Rape vs. Revenge
Yesterday, I wrote what I guess was an inflammatory post on the new movie poster for the remake of I Spit on Your Grave, and it not only hit a nerve with many of those who agreed with me (thanks, y'all!), but it also brought some defenders out. Specifically, I exchanged a few emails with a very nice gentleman high on the pecking order over at Anchor Bay (the company distributing the remake) who was patient enough to address a lot of my concerns with the film and the poster despite the fact that I'd wished him a slow death by housefire. Today, Cinematical also addressed my outrage with a defense of their own.
While I still maintain my position on the matter, minus the housefire and the barstool rape, in the spirit of fairness, I also think I should at least outline their contentions. Mr. Anchor Bay (I won't use his real name, as I didn't get permission to do so, and he may not appreciate it) didn't try to defend the sexual nature of the movie poster; he asserted, instead, that it was sexualizing the avenger and not the rape victim. A reasonable person might come to that conclusion, although I would still contend that audience the poster was targeting probably would not (though, Mr. Anchor Bay did note that the vast majority of viewers enjoy revenge and deplore rape; I should hope so. I still think that the movie poster was aimed at that minority, as is the repugnant tagline, which TK alerted me to: "It's Date Night!" How is that geared toward the avenger?). Mr. Anchor Bay also shared quite a few details from test screenings, which suggested that the movie fared much better with women than men, and that a lot of the women who viewed it felt empowered by the film. Finally, he did note, too, that the rape scene in the movie was only 15 minutes long (and I say only because my recollection of the original was that the rape scene encompassed a very large portion of the movie; that was TK's recollection, too. In both our cases, it might have been that the rape scene just felt that long).
As for the Cinematical piece, I guess I'm not really sure what Alison Nastasi's issue with my piece was or how I "missed the mark," or even how this could be considered a "controversy" based on one post on one movie website (sounds more like some profanity-fueled asshole has issues than an actual "controversy," but so it goes). She writes, in part:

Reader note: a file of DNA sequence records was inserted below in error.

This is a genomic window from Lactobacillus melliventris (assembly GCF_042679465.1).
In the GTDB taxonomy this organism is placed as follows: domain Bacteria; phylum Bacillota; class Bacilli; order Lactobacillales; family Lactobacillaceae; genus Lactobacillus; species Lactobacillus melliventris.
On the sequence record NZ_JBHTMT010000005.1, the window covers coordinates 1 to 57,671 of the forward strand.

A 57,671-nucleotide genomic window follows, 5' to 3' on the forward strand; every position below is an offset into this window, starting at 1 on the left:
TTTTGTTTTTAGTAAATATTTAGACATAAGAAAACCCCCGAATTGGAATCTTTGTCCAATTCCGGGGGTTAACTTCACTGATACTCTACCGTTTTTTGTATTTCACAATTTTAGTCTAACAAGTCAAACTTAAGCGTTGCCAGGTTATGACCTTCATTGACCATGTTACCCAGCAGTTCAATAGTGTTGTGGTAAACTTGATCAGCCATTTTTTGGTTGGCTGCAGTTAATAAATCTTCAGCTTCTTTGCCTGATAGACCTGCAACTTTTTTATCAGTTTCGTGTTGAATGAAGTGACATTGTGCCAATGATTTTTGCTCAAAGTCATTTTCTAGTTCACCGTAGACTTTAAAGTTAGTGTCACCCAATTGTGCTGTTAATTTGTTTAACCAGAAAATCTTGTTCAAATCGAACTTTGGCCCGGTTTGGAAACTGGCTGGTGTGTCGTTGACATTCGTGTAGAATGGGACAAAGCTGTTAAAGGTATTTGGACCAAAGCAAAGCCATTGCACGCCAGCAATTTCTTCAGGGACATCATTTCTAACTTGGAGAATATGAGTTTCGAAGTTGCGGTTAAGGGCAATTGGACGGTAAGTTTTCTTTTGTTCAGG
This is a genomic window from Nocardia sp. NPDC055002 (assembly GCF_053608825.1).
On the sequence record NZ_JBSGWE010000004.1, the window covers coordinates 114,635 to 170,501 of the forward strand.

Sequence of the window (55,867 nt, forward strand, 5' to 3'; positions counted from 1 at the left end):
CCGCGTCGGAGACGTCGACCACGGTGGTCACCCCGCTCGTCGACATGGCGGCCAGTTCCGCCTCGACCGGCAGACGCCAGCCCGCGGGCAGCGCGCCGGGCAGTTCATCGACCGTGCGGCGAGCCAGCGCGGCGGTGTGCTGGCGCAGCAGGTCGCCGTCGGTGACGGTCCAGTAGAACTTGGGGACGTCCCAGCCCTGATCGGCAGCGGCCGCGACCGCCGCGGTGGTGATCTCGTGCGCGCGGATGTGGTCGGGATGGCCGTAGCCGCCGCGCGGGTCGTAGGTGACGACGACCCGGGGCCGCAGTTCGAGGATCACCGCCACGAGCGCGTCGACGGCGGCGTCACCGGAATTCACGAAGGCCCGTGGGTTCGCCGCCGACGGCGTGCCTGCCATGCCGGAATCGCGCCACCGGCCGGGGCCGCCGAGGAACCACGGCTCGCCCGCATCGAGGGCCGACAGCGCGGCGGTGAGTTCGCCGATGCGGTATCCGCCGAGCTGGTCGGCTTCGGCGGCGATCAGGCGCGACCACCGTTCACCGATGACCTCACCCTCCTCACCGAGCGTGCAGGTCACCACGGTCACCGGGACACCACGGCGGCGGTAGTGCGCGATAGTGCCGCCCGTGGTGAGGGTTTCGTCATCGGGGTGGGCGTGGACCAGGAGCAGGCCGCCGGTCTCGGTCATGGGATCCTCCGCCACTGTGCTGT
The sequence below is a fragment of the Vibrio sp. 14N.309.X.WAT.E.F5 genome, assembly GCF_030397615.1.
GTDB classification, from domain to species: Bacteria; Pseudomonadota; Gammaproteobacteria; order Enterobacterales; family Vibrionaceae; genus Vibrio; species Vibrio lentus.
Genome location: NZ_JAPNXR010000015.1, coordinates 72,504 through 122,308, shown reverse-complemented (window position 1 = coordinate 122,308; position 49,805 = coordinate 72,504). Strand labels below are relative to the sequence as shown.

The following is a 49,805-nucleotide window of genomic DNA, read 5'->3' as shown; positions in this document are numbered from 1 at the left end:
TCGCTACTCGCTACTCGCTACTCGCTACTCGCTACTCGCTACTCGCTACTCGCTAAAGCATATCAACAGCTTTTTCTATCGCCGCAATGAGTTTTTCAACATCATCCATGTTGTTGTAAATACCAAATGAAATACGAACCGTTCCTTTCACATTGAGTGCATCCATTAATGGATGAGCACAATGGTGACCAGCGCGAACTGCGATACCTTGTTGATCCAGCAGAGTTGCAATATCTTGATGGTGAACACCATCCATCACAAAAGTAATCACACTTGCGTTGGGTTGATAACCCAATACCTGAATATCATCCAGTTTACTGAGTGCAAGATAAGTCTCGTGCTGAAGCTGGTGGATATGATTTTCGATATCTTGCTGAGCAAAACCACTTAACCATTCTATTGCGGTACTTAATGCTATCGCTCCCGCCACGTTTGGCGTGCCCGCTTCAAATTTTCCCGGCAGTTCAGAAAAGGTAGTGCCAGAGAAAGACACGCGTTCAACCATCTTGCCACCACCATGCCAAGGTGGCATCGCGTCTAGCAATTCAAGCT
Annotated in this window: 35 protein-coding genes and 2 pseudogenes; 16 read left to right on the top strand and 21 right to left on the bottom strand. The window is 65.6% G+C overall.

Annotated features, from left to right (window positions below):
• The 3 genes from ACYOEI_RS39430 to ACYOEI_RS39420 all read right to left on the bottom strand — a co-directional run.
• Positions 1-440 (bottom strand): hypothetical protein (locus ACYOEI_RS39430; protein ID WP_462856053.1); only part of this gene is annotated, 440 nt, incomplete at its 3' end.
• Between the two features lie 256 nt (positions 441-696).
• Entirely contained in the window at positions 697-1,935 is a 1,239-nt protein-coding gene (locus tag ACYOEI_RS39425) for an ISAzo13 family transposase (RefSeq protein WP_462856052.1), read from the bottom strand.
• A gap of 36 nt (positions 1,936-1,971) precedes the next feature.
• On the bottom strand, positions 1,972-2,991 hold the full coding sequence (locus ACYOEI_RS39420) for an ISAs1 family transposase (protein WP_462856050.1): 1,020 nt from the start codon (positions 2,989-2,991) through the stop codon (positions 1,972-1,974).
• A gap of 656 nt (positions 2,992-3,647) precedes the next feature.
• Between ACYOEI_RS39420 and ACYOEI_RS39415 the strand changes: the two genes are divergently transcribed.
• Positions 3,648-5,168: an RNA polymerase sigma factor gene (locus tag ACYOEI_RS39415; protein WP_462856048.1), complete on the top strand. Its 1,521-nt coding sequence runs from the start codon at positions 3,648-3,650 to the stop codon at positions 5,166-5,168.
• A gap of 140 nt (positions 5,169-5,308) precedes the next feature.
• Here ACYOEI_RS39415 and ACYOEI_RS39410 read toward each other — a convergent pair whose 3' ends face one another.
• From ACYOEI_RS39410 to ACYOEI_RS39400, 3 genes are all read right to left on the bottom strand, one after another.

The greater issue here is why is anyone surprised that an I Spit on Your Grave remake is exploitative in the first place. The original film has been banned and vilified over the years and a remake seems designed solely to cash in on its infamy with an entirely new generation of film fans. It is, after all, an exploitation movie -- a subgenre of film that doesn't always have artistic merit at the top of its list of objectives ...
What does all of this mean? Essentially that exploitation films are still a niche subgenre of cinema. While they've gained mainstream recognition and acceptance over the years, they're hardly the kinds of films with universal appeal. Taking something like an I Spit on Your Grave remake to task for featuring a poster that sexualizes its main character -- who's first a victim and then an avenger -- seems at least somewhat misguided. One could argue that maybe the world doesn't need an I Spit on Your Grave remake (and I'd be inclined to agree), but to expect it -- or any other exploitation film remake -- to be something radically different than the film that inspired it feels like missing the point. Don't trash the poster for being "reprehensible" while arguing that the original was somehow less controversial. Trash it because it's just not a very good piece of art.